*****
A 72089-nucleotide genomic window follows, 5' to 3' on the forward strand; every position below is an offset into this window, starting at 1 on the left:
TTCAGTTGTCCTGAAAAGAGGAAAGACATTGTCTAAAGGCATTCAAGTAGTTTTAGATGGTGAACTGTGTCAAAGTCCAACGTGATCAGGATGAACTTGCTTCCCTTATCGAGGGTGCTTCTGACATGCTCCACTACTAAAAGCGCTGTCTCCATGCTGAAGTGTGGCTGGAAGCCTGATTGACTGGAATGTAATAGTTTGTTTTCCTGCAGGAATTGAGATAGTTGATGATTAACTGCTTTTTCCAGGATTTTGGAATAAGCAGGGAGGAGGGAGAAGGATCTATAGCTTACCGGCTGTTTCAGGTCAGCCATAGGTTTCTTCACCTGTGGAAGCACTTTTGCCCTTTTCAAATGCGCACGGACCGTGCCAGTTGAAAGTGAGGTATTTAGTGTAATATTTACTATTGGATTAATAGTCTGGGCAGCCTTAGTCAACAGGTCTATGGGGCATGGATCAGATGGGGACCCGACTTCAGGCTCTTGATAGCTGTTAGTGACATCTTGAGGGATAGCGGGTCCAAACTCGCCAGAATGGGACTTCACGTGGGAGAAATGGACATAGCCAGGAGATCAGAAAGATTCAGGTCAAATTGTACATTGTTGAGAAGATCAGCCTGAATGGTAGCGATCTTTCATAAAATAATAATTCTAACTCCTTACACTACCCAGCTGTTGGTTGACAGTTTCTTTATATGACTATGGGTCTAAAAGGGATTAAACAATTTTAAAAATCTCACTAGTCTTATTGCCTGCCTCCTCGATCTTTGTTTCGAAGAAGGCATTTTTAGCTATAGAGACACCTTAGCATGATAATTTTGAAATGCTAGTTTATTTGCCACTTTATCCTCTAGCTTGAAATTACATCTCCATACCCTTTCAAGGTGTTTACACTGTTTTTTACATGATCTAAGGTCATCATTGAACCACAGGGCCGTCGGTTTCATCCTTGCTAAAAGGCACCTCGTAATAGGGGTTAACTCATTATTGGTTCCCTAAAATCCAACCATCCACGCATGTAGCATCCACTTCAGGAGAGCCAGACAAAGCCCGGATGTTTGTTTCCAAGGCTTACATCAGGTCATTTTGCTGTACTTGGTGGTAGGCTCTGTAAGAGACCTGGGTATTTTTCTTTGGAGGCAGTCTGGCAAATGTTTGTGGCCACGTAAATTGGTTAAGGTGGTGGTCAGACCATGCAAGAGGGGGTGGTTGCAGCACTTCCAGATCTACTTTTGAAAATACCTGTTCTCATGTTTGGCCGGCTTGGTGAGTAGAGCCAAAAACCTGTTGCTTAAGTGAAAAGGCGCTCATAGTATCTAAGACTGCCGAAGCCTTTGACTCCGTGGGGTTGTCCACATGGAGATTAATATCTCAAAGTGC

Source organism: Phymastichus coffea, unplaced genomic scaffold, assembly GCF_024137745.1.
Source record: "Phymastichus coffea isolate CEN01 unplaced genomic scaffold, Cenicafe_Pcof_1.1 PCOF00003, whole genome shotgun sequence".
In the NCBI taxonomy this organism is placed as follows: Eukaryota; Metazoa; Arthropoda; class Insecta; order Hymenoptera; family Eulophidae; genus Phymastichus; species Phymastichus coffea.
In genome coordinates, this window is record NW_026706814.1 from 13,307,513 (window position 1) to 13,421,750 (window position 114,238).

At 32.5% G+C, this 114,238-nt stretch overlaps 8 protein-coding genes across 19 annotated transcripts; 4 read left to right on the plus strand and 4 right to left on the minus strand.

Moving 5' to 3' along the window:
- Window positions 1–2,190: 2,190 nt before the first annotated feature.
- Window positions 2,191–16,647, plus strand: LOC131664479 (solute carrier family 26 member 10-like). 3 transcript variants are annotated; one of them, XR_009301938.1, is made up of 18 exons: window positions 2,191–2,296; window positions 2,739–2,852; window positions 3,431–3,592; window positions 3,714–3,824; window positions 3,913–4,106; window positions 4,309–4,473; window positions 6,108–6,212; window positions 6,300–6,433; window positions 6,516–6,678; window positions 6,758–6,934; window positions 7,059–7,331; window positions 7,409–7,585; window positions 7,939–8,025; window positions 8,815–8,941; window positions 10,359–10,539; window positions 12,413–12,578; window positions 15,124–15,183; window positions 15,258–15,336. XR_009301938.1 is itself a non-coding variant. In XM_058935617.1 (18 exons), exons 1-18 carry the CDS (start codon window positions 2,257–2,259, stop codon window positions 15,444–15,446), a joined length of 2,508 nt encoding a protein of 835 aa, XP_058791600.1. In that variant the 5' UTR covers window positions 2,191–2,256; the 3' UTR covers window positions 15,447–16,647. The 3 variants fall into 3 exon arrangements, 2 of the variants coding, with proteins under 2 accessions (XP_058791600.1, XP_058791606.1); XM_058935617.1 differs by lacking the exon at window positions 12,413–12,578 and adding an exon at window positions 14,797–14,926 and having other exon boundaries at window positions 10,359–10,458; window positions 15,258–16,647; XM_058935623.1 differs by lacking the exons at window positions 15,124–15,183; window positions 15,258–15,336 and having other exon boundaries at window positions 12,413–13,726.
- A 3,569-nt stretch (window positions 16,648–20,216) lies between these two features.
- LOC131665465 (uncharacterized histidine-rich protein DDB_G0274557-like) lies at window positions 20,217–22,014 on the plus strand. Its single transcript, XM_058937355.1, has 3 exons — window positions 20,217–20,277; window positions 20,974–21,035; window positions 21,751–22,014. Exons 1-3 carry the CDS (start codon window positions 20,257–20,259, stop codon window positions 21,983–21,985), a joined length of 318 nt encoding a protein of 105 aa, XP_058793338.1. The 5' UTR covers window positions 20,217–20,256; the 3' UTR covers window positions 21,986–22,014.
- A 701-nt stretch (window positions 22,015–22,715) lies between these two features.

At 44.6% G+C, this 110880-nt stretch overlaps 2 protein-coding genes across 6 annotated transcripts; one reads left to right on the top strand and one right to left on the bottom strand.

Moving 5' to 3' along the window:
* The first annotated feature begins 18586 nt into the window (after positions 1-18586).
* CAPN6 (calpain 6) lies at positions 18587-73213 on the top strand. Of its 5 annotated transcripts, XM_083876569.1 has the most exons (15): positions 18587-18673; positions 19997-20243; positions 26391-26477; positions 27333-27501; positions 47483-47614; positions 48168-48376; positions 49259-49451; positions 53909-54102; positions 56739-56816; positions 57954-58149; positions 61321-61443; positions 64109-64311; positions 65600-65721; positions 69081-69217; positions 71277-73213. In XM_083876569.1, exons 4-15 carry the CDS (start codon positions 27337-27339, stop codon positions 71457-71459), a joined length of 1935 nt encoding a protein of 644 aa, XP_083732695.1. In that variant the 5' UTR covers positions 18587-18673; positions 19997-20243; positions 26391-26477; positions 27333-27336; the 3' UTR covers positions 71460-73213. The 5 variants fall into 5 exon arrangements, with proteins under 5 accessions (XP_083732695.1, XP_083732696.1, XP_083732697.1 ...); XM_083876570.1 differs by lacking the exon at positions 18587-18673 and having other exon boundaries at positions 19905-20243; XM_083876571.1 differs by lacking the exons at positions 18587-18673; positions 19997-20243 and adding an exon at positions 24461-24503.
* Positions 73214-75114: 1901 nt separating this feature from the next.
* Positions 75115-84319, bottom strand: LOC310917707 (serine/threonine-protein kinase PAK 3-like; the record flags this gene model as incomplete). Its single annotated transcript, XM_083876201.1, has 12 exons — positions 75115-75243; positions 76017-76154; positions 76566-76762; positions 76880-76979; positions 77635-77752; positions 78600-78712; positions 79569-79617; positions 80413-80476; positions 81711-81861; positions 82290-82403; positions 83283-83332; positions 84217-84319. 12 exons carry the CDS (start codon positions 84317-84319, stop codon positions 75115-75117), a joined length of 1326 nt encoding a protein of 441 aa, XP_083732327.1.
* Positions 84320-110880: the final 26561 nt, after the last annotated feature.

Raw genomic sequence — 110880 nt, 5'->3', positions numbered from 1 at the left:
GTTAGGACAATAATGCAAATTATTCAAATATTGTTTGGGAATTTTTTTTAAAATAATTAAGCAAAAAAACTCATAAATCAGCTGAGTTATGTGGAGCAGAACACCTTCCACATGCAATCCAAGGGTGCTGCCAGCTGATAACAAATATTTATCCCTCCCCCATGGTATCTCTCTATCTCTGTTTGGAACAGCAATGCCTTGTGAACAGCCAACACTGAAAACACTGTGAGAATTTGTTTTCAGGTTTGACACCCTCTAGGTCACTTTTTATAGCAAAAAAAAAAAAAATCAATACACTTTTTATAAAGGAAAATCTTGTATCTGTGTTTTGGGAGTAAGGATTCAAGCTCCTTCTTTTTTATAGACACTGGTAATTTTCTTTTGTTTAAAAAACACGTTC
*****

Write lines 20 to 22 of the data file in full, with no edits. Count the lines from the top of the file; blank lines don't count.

* Positions 84320-110880: the final 26561 nt, after the last annotated feature.

Raw genomic sequence — 110880 nt, 5'->3', positions numbered from 1 at the left:
GTTAGGACAATAATGCAAATTATTCAAATATTGTTTGGGAATTTTTTTTAAAATAATTAAGCAAAAAAACTCATAAATCAGCTGAGTTATGTGGAGCAGAACACCTTCCACATGCAATCCAAGGGTGCTGCCAGCTGATAACAAATATTTATCCCTCCCCCATGGTATCTCTCTATCTCTGTTTGGAACAGCAATGCCTTGTGAACAGCCAACACTGAAAACACTGTGAGAATTTGTTTTCAGGTTTGACACCCTCTAGGTCACTTTTTATAGCAAAAAAAAAAAAAATCAATACACTTTTTATAAAGGAAAATCTTGTATCTGTGTTTTGGGAGTAAGGATTCAAGCTCCTTCTTTTTTATAGACACTGGTAATTTTCTTTTGTTTAAAAAACACGTTC